The scenery on the way to Stepansmida

With hitchikers

With hitchikers

The drive up was spectacular, even more so than earlier mountain scenery we had been exposed to. The weather was noticeably cooler, the peaks higher, the valleys deeper and the terrain more abrupt. On the way there, we picked up three Ukrainian hitchhikers which we managed to cram in the car along with their backpacks and a guitar. Our vehicle, already struggling, was taxed almost to its capacity but it was worth taking our time as the view was worth it. Having dropped our guests at their destination, we kept going until we encountered some weird Soviet era monument a bit before the Jvari pass. The structure was curious, but it was the scenery that caught our attention the most. I might be breaking graphic design rules here but I think it’s worth two large photos in a row.

Monument on the way to Stepansmida

Monument on the way to Stepansmida

Going down into the clouds


We resumed the climb, crossed the Jvari pass and dived through a thick layer of clouds under which layed a large valley. However, something strange was profiling itself on the horizon. Trucks, and lots of them, stopped by the side of the road, with their drivers out just killing time with one another. What was wrong? Was the road damaged? The car we were following just kept going as if it was nothing important so we continued. For several kilometers and until we hit our destination we passed countless freight trucks stopped in the same fashion. Weird.

Having not booked any accommodation, we were turned down at the guesthouse we were hoping to sleep in. It was high season after all and that small town was one of the most popular destination in Georgia. After almost an hour of driving around to find beds, we finally had to settle for an expensive hotel that was offering us a (still expensive) discounted room. While eating diner that night, we asked the waiter about all the trucks lining the road. Turns out it was the lineup for the Russian customs. With the border in South-Ossetia and Abkhazia being closed to traffic coming from Georgia, that border crossing was the only one linking not only Georgia to Russia, but also Armenia and eastern Turkey.

The next day, I woke up to find out that my girlfriend had been sick all night from the a sketchy kebab we had eaten for lunch in Armenia. Some medication I gave her managed to improve her condition slightly, but she was in no shape to go on a hike. Anyway, the weather was foggy so in all cases our morning was ruined. The drive down from the mountains back to Tbilisi was not as spectacular so we went as fast as possible and managed to return the car on time but not without me informing the rental agency about all the issues the vehicle had. Independent rental agency tend to offer lower prices than franchises, but their cars are often in a rougher shape.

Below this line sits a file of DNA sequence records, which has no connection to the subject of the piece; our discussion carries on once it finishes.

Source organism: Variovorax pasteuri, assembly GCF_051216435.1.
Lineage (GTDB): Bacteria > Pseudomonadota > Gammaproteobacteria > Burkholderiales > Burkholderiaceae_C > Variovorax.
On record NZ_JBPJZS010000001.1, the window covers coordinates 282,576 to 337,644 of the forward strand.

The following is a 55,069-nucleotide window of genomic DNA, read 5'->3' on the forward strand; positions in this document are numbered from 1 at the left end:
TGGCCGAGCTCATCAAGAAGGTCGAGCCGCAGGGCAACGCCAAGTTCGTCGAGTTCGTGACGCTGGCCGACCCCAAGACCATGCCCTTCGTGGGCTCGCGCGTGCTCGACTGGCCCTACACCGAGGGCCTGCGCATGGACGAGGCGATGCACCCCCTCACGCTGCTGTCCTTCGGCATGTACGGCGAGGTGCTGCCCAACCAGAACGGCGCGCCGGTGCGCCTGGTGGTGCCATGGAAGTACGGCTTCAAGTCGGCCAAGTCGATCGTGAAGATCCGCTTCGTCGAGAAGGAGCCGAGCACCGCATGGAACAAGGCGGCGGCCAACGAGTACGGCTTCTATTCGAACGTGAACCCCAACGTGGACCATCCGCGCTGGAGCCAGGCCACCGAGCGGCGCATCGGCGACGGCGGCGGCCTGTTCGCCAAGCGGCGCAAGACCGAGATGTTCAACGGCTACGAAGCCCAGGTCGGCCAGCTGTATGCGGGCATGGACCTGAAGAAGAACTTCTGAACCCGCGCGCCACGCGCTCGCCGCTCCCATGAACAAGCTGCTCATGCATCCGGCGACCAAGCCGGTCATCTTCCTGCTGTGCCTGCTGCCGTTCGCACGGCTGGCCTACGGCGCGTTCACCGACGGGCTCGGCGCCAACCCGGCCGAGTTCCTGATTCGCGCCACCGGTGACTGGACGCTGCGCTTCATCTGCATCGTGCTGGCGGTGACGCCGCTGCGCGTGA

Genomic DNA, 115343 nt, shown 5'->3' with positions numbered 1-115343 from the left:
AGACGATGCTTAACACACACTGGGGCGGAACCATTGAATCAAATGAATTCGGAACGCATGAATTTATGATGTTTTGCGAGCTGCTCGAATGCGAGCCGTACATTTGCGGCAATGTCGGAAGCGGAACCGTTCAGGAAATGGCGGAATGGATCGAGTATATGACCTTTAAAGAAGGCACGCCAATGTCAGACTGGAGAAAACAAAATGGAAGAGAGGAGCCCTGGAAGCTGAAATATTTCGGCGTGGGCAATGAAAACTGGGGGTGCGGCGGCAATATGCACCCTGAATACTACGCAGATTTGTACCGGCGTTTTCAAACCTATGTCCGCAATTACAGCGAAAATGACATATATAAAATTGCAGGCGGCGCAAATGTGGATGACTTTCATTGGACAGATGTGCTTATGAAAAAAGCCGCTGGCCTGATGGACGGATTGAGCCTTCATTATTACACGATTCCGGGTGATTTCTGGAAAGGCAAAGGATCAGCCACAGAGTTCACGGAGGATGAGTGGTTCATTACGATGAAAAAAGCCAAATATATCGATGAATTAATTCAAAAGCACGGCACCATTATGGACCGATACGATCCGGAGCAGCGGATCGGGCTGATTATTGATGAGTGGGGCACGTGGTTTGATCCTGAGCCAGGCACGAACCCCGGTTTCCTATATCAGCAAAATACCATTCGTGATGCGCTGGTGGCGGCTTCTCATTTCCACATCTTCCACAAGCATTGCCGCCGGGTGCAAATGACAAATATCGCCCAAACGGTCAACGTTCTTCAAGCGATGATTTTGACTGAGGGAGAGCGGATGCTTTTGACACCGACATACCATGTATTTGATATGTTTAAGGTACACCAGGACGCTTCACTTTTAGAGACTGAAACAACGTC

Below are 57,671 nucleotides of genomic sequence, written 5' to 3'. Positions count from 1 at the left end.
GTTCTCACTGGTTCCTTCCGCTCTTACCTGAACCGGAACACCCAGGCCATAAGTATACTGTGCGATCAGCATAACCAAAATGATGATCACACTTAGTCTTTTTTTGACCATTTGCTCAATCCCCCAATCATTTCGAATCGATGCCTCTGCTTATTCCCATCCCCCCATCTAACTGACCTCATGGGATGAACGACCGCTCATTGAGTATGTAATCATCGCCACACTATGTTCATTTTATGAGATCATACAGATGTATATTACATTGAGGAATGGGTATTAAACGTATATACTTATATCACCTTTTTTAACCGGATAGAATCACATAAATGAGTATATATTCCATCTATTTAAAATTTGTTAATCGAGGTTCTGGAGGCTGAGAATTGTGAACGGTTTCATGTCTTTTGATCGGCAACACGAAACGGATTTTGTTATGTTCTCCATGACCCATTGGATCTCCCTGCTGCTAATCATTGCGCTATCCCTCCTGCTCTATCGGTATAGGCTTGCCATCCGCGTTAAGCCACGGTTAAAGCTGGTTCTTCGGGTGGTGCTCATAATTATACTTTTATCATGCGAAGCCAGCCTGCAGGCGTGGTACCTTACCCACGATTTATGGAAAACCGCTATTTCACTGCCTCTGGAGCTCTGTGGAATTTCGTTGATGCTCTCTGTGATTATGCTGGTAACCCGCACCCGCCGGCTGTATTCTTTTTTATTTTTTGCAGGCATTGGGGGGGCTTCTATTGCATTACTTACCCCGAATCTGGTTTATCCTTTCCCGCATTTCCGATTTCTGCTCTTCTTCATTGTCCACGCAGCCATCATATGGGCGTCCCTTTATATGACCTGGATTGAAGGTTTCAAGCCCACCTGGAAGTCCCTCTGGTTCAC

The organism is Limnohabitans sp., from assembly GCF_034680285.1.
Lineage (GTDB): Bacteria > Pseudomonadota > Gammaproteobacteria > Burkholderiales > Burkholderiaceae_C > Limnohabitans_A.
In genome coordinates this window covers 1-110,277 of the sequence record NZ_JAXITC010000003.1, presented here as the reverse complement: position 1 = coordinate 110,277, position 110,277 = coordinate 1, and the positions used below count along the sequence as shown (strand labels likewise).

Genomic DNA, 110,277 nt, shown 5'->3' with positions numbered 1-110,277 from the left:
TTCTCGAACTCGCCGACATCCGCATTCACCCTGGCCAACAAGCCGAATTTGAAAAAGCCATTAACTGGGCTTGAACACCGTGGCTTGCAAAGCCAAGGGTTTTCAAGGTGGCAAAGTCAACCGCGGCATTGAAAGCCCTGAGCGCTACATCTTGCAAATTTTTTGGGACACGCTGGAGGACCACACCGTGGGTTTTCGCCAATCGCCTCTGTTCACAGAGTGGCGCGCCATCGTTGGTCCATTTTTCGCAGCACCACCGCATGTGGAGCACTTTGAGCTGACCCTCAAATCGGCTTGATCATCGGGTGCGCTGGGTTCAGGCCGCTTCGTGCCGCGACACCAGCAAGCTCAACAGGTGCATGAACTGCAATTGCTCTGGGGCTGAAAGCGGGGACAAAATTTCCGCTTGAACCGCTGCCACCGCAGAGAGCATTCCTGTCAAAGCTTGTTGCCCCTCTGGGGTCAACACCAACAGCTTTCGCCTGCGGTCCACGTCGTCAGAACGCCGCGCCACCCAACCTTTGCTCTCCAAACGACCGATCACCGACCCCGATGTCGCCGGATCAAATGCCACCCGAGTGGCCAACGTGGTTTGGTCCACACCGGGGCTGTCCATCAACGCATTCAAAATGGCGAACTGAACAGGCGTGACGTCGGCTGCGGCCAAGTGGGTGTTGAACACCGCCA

The first time we had been in Tbilisi, we had opted for a dorm in an hostel but given my girlfriend’s condition, we had booked a proper hotel. However, they had an unpleasant surprise waiting for us on arrival: the prices advertised on the booking site were inaccurate so they wanted to charge us way more. Wanting to explore other options, we walked around for a while trying to find an alternative but soon realized rooms in the old town were pricier than expected. In the end we ended up taking the room we had booked. The owner, feeling very sorry, excused herself many times and explained that the price discrepancy was due to the booking site ( not working properly. Feeling she was the problem rather than the site, I offered her my help so while my girlfriend was catching a nap, I painstakingly rebuilt her hotel’s page on the booking site.

It was easy and contrary to her belief, everything was working as expected. Her issue was a case of failing to RTFM (read the f*cking manual). It took two hours but I was enjoying the experience of guiding here through the interface and giving her marketing advice for her establishment. Immensely grateful for my aid, she offered me coffee and snacks while I was working, charged me the price we had originally expected to pay for the room, promised me free beers that night and a ride to the airport the next day. I had wanted to use that time for work, but instead I got to discover how to set up and hostel on For the remainder of the day, not much happened, she went to bed early while I caught up on blogging and work, sipping on my well deserved free drinks.

Inside Tbilisi Sameba cathedral

Inside Tbilisi Sameba Cathedral

Tbilisi Sameba cathedralThe following day, our last, she was doing much better so we checked out, left our bags at the hotel and proceeded to walk around Tbilisi. The Sameba Cathedral was our first objective. Built in 2004 to bolster faith and unity in a post-Soviet Georgia, nothing was spared in making it one of the most impressive structure in this corner of the world. It was immense, on many levels and took easily an hour to explore. The rest of the day was spent walking as far as we could and catching the metro back to the old town. We went through nice parts of town and some more popular ones, reminding us that Georgia is still a developing country and that our standard of living is the exception rather than the norm.

In the old town

In the old town

Our time in Georgia was almost over. We were leaving at 6h30 the next day and wanted to arrive at the airport around midnight to sleep there. There was however one more thing we needed to do: have a proper taste at Georgian wine and buy bottles to bring back home. That was what our last evening was devoted to. We visited a couple of shops which offered us cheap samples and poor service but settled on one that was a bit out of the way but about which I had a good feeling. I was right in my intuition, samples were plentiful, we got freebies and excellent service. Extremely satisfied with our experience and slightly inebriated, we decided we would give them the extra alcohol we had brought into the country but could not take back home. I had a bottle of Ouzo and some Quebec made Chic Choc spiced rum. I hope the gift was appreciated.